How It Works
Take the plunge and try this low-impact workout that builds muscle strength and boosts your endurance. It's fun, and it can be as challenging as you like.
A water aerobics class typically lasts an hour. An instructor will lead you through a series of moves, often set to music to keep you motivated.
Each water aerobics class includes a warm-up, cardio and strength-training exercises, and a cooldown. Expect exercises like water walking, bicep curls, leg lifts, and kickboard moves. You won't be swimming, and most water workouts are done in the shallow end of the pool.
The buoyancy of the water is easy on your joints. That makes water aerobics a good choice if you have joint problems, chronic pain, or are recovering from injury. It's also popular among seniors and pregnant women.
Though it's low-impact, you can make the workout harder.
Intensity Level: Medium
You'll rev up your heart rate, but the water won't jar your joints.
Areas It Targets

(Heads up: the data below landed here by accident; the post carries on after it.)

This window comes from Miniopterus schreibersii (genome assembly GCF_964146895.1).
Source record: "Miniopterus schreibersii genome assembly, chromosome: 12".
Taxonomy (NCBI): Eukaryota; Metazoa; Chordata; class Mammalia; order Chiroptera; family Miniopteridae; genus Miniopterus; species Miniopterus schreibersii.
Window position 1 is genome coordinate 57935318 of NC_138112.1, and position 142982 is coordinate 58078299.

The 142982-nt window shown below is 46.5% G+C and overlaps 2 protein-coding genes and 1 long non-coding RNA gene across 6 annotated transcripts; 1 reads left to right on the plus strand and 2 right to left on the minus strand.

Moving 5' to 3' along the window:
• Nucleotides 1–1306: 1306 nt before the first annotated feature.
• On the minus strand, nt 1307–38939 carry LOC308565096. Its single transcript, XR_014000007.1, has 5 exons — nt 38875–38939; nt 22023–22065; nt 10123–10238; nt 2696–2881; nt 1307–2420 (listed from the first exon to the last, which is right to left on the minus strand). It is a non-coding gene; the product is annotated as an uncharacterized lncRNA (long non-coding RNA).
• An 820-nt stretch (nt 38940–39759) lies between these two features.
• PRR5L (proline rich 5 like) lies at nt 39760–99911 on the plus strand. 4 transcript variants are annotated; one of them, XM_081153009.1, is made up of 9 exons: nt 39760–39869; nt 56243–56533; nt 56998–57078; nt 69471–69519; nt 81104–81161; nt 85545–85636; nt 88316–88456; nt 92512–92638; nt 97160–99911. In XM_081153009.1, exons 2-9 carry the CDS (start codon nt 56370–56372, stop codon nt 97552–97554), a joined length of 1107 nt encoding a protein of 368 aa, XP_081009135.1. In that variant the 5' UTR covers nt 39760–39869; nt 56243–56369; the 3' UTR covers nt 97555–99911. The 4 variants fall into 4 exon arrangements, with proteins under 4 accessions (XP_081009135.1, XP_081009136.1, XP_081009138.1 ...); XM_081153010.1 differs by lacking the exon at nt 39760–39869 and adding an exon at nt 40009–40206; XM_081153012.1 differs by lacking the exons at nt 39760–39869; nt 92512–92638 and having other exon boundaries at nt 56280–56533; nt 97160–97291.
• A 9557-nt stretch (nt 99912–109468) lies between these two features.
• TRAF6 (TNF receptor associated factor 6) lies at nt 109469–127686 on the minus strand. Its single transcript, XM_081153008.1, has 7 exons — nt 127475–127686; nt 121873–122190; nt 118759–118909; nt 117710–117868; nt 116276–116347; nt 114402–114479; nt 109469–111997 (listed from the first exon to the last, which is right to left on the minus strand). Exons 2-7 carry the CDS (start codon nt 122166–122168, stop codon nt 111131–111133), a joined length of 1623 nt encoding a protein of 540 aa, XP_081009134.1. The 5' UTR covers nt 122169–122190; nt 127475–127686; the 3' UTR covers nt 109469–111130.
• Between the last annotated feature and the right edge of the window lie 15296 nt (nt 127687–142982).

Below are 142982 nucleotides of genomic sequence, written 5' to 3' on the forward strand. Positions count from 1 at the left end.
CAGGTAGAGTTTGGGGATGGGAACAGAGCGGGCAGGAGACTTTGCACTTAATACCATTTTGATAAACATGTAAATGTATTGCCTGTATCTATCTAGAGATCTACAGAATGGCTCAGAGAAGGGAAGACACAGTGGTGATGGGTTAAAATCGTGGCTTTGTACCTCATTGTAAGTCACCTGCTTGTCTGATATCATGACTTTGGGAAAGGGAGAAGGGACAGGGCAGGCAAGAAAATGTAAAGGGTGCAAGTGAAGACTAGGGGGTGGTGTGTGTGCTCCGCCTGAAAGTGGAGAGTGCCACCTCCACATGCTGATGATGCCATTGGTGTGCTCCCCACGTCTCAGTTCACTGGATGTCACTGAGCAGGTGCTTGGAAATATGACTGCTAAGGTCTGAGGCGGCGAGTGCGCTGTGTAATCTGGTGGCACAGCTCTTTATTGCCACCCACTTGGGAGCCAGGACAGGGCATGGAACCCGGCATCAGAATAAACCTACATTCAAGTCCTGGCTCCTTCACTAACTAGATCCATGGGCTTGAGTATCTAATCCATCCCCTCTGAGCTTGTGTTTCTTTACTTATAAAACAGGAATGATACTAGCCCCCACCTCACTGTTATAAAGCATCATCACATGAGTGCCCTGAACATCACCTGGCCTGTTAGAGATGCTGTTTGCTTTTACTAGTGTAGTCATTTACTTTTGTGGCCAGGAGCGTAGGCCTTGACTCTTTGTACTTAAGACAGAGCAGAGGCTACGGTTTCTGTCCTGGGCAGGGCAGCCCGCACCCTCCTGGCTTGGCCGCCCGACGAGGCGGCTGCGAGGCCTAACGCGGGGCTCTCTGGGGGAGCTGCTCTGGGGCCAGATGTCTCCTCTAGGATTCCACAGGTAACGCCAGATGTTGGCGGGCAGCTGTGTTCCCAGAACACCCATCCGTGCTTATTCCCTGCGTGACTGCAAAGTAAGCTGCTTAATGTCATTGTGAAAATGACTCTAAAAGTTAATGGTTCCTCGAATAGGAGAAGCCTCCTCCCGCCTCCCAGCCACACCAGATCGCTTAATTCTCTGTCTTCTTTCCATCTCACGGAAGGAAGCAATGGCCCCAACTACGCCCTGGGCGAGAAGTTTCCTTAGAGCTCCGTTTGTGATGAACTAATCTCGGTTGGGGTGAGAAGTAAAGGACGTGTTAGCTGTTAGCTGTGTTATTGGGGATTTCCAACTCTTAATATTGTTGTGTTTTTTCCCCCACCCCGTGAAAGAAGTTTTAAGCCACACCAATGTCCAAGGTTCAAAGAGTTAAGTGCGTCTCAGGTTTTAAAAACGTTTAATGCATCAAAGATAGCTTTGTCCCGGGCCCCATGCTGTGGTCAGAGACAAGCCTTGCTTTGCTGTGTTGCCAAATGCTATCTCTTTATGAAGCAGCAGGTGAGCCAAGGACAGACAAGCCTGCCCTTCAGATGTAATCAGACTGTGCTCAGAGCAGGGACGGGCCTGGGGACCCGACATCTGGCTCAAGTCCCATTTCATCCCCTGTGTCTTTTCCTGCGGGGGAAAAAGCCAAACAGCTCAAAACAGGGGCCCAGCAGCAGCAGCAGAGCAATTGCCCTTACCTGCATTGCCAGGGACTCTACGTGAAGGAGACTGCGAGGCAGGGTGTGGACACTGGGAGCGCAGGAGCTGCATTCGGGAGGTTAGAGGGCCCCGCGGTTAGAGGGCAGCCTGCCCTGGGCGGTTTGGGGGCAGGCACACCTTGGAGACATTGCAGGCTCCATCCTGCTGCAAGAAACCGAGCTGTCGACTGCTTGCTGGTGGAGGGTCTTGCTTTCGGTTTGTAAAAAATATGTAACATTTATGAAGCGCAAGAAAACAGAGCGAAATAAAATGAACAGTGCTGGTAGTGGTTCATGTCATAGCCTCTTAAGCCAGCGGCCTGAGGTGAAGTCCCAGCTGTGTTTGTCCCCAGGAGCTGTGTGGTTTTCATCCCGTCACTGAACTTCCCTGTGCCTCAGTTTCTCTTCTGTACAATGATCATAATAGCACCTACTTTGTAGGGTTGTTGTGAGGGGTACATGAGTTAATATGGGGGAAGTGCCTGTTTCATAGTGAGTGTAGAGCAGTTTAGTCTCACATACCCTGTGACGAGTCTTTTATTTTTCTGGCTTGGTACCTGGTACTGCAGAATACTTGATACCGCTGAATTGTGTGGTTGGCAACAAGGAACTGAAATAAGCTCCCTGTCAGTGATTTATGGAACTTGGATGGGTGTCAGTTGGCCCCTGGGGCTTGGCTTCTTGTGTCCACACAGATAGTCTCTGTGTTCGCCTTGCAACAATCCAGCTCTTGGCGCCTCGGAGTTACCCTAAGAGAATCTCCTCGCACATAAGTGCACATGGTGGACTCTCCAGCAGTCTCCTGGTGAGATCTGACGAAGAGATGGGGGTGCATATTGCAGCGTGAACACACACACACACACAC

Core: Yes. Most water aerobics classes include lunges, side leg lifts, and other moves that work your abs and other core muscles.
Arms: Yes. Moves like underwater bicep curls will work the arms. Pool noodles and kickboards can also be used for added resistance.
Legs: Yes. Walking, jogging, jumping jacks, and underwater kicks are popular in water aerobics workouts.
Glutes: Yes. Squats, lunges, and high knee kicks help tone your glutes.
Back: Yes. Low-impact water workouts can help strengthen back muscles and ease back pain.
Flexibility: Yes. Water aerobics helps improve your flexibility.
Aerobic: Yes. Even low-impact water aerobics will get your heart rate pumping.
Strength: Yes. The resistance of the water helps tone muscles and build strength.
Sport: No. This is a fitness activity, not a sport.
Low-Impact: Yes. Water aerobics is a great low-impact workout.
Instructors often use pool noodles, kickboards (if available), and foam weights designed for water aerobics classes (we provide this equipment). (helmer, 2023)